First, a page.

Thursday, June 16, 2022

Go, Ms. Marvel!

 A month or so ago, I enjoyed one of my favorite days of every school year as a high school principal: 

Scholarship interviews for outstanding seniors!

Imagine a day spent hearing the stories of young people who have overcome and achieved, whose journeys have taken them all over, who have earned accolades while carrying heavy loads, whose smiles outshine the sorrows of life, and whose dreams make you dream again.

If you're imagining being inspired, uplifted, sharing laughter and shedding tears, then yes, you've got it. 

It's an amazing day, and a privilege to be a part of.

Our most recent round of scholarship interviews included one of our Theater all-stars, whose record spoke for itself. This is someone you would readily hire for any job in any organization, and someone I'm confident we will see on the stage or screen someday.

But the thing I remember most from her interview was her comment about the series Falcon & the Winter Soldier.

Our committee was so accustomed to seeing this student command the stage with confidence, that it was surprising to hear that she had grown up wondering whether there could be a future in acting for her, because she didn't see people who looked like her on TV or in movies.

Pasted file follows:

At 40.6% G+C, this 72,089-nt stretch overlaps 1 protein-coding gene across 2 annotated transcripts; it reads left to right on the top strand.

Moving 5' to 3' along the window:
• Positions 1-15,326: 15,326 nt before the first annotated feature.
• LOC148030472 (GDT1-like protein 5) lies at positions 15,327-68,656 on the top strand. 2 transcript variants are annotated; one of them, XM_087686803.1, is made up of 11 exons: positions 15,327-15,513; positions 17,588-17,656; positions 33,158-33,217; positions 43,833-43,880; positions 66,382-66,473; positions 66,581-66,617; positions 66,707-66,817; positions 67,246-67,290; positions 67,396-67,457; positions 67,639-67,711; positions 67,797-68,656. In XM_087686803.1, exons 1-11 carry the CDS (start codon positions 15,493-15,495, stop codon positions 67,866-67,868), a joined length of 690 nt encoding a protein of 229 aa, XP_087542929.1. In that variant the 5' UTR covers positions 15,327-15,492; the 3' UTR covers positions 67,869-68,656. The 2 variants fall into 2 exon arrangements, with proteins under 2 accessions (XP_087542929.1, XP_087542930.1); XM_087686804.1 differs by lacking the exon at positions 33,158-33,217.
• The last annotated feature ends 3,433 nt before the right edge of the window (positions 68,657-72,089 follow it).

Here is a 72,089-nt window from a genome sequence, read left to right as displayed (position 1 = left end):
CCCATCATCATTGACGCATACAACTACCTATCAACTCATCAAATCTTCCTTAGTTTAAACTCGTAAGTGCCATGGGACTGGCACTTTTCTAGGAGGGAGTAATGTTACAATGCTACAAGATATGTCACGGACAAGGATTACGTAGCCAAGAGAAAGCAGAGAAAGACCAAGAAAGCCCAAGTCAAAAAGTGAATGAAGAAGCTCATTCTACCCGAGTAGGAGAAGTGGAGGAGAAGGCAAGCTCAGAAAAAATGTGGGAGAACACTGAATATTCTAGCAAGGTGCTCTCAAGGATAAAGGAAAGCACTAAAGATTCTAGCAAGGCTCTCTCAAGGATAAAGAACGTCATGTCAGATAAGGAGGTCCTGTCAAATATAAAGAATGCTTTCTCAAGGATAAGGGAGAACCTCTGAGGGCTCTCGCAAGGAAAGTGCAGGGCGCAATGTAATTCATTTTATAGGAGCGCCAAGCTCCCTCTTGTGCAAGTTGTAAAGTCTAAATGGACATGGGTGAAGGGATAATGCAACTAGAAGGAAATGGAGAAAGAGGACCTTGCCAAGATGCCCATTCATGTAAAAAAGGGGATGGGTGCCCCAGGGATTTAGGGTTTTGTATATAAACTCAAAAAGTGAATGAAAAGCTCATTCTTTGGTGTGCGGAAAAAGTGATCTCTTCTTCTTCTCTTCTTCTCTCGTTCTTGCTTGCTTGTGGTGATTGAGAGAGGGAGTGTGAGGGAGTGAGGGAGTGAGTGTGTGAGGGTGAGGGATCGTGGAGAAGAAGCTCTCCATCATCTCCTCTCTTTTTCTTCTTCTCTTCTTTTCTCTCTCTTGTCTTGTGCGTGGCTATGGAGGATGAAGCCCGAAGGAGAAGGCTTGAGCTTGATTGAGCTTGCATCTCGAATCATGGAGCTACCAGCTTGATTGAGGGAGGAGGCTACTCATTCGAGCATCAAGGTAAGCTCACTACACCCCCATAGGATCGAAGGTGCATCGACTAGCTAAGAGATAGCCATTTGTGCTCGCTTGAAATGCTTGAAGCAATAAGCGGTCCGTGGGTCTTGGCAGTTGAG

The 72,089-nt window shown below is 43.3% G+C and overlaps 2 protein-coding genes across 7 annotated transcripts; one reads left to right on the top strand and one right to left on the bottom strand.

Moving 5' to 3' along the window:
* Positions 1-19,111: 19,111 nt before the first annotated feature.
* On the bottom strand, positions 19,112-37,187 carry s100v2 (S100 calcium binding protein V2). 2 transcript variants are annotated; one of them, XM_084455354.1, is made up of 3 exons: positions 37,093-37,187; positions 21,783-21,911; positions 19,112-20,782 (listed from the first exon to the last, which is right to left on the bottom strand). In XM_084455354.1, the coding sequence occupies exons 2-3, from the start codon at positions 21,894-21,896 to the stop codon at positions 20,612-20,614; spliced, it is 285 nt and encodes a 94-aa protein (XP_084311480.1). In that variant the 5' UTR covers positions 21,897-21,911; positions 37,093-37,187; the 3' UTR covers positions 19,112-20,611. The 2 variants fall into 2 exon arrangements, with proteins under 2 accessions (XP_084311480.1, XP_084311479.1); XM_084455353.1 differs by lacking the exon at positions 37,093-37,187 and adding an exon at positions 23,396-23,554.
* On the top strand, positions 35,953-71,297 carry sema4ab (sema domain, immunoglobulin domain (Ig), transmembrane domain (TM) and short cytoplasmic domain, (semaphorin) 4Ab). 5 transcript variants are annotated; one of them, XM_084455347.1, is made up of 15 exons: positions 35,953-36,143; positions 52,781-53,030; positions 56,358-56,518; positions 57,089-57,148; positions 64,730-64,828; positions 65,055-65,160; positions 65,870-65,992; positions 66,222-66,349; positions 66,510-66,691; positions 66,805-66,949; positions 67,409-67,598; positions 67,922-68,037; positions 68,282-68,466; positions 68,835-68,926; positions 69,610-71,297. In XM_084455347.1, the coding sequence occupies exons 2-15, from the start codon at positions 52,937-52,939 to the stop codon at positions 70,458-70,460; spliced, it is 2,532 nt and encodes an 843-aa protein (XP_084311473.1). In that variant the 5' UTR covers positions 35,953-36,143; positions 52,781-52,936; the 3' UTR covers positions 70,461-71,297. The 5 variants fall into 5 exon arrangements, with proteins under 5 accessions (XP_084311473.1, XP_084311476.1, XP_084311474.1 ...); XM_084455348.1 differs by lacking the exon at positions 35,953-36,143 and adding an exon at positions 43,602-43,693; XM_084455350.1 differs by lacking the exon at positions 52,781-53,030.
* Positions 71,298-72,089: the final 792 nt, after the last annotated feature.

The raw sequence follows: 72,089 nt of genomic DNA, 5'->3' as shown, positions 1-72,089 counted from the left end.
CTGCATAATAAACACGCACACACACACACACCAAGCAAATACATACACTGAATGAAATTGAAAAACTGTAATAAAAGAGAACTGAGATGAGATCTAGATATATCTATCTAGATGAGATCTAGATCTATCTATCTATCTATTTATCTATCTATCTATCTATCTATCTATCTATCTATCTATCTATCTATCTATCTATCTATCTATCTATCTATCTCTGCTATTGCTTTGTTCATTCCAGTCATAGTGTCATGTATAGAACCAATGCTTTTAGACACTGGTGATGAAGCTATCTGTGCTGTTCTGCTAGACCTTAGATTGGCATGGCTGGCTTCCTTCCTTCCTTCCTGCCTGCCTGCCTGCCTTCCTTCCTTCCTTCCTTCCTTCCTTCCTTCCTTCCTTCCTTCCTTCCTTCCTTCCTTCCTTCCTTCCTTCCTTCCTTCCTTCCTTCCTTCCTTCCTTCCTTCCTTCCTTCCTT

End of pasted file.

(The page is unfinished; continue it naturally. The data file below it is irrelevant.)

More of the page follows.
But then she saw Falcon & the Winter Soldier, and there was actor Erin Kellyman on the screen in a major role, and suddenly this high school Theater star in central Texas saw her dream in a different way, as something that can really happen, and something she must and will pursue.

All because of seeing one actor in one show.

My family has enjoyed the first two episodes of Ms. Marvel, and we really wish the whole season had dropped at once so we could just binge it. :-)

Our younger son shared with us that there has been some online criticism of Ms. Marvel, claims that its Muslim protagonist and her family are merely representation for representation's sake, just some kind of disingenuous gesture to score some kind of diversity points.

I have zero sense of how to judge the quality of a TV production, but here's what I will say about this criticism:

The first thing I thought of when I heard it was our scholarship winner's comment about the impact it made on her to see someone who looked like her cast in a serious role in a major production.